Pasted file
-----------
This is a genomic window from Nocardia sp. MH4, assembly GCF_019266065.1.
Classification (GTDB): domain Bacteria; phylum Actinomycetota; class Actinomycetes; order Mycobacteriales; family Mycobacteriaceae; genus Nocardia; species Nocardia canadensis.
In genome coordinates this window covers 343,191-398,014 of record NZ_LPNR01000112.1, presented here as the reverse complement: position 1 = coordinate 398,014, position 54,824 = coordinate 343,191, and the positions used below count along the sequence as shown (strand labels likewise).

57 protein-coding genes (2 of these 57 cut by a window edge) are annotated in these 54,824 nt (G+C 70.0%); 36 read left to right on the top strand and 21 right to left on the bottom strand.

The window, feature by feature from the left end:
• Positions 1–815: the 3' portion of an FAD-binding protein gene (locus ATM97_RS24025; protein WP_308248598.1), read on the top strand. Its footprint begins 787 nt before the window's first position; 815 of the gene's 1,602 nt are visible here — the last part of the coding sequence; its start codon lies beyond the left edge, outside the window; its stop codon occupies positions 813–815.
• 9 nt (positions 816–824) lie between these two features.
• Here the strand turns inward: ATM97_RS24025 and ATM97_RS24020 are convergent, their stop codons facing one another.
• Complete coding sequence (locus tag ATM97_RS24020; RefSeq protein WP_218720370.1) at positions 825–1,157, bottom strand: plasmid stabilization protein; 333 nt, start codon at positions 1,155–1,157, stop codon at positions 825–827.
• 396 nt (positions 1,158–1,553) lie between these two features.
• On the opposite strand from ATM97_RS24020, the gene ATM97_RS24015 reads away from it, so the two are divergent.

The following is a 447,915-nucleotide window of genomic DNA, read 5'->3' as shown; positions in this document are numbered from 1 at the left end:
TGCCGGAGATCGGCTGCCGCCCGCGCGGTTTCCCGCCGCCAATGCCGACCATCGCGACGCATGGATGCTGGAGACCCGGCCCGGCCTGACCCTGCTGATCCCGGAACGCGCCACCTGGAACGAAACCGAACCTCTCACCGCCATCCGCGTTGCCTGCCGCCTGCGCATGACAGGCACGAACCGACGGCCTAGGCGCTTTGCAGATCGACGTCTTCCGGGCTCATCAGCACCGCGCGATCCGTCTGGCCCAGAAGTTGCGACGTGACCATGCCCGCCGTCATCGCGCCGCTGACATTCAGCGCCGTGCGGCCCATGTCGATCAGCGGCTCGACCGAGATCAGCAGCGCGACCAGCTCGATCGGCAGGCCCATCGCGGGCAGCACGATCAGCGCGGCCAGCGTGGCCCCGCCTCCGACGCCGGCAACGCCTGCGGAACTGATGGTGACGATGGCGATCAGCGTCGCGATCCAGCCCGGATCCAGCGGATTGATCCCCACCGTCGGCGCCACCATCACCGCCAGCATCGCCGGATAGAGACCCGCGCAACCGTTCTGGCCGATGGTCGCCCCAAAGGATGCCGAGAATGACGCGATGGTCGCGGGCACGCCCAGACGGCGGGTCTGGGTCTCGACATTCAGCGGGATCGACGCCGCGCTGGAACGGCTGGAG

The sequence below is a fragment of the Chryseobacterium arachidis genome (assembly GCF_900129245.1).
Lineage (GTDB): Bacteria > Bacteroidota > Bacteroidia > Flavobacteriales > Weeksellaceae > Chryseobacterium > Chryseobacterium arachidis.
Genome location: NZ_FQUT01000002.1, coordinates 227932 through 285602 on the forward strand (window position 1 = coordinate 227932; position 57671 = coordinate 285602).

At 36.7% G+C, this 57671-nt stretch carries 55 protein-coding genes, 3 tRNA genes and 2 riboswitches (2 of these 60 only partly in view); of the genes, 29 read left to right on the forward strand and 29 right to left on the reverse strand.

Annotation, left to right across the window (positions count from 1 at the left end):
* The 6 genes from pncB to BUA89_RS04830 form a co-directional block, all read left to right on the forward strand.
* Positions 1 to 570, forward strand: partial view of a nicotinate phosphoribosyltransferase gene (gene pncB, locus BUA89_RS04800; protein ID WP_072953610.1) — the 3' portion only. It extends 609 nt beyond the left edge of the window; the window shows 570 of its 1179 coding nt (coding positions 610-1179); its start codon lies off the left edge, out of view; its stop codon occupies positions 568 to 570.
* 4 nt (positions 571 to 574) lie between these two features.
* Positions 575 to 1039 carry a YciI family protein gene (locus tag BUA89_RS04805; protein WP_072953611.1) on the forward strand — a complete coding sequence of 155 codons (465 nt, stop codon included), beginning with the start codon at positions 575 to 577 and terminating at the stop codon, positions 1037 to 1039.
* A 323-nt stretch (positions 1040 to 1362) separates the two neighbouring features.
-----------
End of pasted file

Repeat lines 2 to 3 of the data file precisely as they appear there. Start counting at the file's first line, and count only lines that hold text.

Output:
Classification (GTDB): domain Bacteria; phylum Actinomycetota; class Actinomycetes; order Mycobacteriales; family Mycobacteriaceae; genus Nocardia; species Nocardia canadensis.
In genome coordinates this window covers 343,191-398,014 of record NZ_LPNR01000112.1, presented here as the reverse complement: position 1 = coordinate 398,014, position 54,824 = coordinate 343,191, and the positions used below count along the sequence as shown (strand labels likewise).